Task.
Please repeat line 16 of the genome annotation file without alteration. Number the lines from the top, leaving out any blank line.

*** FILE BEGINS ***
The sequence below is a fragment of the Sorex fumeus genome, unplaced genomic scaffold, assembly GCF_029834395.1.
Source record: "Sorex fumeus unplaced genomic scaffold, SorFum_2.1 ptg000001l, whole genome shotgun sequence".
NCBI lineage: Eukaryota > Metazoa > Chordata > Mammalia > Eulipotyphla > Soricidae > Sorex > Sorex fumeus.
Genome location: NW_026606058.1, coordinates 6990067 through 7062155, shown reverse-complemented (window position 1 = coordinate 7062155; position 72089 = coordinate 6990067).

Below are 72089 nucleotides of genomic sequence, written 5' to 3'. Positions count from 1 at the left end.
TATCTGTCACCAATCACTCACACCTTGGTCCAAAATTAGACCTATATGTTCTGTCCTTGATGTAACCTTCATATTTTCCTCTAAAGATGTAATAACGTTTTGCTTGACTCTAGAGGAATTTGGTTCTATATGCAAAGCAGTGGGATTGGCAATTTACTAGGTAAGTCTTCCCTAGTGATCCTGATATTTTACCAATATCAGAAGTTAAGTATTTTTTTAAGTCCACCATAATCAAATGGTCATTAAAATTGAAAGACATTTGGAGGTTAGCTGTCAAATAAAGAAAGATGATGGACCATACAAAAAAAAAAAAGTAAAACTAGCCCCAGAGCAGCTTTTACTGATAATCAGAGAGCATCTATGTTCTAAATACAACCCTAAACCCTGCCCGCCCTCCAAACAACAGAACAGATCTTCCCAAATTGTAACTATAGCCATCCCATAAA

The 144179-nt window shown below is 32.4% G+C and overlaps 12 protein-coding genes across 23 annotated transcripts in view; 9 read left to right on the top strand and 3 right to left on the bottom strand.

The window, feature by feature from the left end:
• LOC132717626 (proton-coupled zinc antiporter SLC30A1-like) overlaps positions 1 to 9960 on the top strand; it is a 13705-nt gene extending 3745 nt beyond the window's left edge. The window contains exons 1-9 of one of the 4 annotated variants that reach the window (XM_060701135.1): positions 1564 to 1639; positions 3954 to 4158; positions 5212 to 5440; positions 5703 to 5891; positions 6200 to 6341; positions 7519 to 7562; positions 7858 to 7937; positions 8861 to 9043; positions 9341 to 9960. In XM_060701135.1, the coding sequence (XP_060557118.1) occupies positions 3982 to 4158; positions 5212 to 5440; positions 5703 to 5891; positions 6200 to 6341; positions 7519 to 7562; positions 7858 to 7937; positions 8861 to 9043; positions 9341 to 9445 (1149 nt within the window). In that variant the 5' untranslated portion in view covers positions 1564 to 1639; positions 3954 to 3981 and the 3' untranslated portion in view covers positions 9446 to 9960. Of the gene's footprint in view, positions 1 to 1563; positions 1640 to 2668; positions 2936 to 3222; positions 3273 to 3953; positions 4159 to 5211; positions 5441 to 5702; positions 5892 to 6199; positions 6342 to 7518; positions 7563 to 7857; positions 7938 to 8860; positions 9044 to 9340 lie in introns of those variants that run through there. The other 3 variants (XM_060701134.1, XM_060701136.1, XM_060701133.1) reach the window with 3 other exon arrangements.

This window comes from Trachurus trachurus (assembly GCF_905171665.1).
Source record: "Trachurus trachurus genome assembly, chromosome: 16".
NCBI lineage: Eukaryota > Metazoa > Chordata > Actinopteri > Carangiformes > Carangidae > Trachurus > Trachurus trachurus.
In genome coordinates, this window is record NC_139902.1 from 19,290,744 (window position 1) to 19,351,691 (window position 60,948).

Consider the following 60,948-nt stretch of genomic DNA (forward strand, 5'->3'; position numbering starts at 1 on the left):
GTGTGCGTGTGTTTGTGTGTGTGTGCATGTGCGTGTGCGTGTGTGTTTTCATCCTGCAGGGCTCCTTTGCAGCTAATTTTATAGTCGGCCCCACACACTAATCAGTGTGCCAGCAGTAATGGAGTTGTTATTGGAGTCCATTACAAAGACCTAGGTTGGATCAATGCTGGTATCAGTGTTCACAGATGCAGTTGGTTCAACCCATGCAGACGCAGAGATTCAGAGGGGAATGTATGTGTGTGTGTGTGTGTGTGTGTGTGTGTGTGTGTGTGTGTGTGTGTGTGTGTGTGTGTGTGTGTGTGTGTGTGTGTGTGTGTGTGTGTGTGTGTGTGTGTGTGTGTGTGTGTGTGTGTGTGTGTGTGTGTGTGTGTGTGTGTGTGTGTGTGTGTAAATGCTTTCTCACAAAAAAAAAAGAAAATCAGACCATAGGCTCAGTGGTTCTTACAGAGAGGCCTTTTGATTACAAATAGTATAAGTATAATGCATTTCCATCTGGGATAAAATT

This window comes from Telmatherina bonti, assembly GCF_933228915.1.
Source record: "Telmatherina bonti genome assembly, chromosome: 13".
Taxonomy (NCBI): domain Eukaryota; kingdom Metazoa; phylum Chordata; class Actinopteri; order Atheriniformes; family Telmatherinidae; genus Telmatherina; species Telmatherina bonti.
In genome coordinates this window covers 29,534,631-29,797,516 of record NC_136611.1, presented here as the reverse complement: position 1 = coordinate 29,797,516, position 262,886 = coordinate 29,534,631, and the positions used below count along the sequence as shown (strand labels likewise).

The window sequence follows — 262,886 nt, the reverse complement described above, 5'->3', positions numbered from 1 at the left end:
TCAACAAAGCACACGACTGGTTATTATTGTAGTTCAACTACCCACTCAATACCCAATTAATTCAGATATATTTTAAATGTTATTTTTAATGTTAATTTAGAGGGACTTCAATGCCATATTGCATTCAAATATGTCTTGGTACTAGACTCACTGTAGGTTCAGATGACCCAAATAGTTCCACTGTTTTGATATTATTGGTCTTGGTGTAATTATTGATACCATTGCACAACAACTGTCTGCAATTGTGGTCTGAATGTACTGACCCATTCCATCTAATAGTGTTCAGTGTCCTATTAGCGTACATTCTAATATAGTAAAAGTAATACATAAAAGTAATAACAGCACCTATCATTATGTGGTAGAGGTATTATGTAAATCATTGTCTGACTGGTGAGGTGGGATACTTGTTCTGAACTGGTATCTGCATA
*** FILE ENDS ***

This window comes from Telmatherina bonti, assembly GCF_933228915.1.